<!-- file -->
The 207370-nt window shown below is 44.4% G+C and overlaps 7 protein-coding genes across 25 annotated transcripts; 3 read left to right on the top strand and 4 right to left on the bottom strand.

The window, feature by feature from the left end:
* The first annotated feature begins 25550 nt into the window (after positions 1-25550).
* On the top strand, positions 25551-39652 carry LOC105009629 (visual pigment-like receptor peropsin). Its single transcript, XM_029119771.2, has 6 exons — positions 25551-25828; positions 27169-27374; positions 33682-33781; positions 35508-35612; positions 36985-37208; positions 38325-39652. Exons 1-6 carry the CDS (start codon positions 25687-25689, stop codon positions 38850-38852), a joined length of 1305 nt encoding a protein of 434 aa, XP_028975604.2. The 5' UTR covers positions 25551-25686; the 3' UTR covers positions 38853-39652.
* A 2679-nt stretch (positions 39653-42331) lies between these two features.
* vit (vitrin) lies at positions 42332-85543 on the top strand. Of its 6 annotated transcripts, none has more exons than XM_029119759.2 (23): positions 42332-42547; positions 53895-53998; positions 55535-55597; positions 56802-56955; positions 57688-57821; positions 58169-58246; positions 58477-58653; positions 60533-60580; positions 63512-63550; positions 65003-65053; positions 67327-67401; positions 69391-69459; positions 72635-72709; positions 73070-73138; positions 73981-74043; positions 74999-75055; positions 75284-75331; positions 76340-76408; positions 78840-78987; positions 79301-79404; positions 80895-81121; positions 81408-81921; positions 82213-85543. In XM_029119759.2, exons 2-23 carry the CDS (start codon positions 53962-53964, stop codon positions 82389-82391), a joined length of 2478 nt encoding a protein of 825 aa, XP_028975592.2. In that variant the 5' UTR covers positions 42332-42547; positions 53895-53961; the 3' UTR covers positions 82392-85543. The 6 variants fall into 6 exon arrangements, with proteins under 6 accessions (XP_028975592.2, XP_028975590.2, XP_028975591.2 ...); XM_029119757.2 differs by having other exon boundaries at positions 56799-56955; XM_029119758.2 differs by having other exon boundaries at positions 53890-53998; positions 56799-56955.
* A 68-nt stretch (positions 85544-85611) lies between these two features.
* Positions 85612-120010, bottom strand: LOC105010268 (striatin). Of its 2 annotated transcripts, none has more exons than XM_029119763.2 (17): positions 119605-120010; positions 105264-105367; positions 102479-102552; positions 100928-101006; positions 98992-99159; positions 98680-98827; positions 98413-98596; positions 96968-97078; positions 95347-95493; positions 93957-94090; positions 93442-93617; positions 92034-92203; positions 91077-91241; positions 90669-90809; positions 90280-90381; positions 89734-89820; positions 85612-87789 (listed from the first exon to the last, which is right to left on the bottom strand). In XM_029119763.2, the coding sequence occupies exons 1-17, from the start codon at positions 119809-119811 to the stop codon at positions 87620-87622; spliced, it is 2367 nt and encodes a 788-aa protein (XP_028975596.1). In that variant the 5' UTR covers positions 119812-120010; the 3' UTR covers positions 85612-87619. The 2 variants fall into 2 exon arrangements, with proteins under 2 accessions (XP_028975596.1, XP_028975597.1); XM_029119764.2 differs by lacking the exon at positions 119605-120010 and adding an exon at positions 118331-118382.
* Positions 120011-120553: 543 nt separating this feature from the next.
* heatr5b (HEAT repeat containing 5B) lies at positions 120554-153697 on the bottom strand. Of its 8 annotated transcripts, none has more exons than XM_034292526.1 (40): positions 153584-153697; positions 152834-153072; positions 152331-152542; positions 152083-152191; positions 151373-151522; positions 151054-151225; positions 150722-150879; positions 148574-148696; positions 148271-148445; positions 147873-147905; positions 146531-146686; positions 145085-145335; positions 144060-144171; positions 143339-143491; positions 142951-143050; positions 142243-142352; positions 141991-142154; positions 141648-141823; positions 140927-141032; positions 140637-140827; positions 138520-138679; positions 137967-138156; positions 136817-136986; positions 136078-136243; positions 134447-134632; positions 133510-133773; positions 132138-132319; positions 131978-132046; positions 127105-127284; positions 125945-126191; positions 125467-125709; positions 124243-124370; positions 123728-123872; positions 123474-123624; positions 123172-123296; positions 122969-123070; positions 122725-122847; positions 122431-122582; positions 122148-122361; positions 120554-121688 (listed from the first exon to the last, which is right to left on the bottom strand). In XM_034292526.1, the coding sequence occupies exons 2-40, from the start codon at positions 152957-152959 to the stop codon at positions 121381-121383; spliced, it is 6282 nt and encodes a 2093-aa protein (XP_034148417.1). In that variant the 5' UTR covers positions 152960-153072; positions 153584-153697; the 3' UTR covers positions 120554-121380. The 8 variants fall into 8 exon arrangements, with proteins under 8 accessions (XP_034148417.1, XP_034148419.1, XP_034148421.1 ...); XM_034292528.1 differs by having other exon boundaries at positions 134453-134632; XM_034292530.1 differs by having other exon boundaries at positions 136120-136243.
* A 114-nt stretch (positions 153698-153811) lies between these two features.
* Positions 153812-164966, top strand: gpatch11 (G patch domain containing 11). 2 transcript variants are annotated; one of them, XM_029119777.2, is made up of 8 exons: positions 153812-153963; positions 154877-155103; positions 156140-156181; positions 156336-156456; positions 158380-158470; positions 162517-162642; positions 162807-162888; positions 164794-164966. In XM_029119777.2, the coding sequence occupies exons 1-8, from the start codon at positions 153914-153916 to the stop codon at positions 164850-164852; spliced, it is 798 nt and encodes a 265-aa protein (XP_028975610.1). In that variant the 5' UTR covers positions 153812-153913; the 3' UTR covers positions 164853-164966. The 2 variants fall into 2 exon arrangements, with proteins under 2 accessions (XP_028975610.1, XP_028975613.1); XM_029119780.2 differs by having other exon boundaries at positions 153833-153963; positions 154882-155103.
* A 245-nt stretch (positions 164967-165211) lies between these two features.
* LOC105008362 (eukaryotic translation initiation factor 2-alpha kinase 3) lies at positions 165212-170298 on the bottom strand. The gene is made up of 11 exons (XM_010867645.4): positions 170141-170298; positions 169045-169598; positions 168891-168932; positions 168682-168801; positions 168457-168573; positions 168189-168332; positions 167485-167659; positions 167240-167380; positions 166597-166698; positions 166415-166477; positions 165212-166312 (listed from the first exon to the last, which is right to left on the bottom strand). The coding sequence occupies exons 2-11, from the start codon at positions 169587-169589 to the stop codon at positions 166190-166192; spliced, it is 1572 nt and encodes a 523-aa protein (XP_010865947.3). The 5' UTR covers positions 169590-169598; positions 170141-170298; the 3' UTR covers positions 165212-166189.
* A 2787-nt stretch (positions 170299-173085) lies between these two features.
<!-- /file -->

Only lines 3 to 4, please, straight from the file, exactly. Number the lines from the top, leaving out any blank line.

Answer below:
* The first annotated feature begins 25550 nt into the window (after positions 1-25550).
* On the top strand, positions 25551-39652 carry LOC105009629 (visual pigment-like receptor peropsin). Its single transcript, XM_029119771.2, has 6 exons — positions 25551-25828; positions 27169-27374; positions 33682-33781; positions 35508-35612; positions 36985-37208; positions 38325-39652. Exons 1-6 carry the CDS (start codon positions 25687-25689, stop codon positions 38850-38852), a joined length of 1305 nt encoding a protein of 434 aa, XP_028975604.2. The 5' UTR covers positions 25551-25686; the 3' UTR covers positions 38853-39652.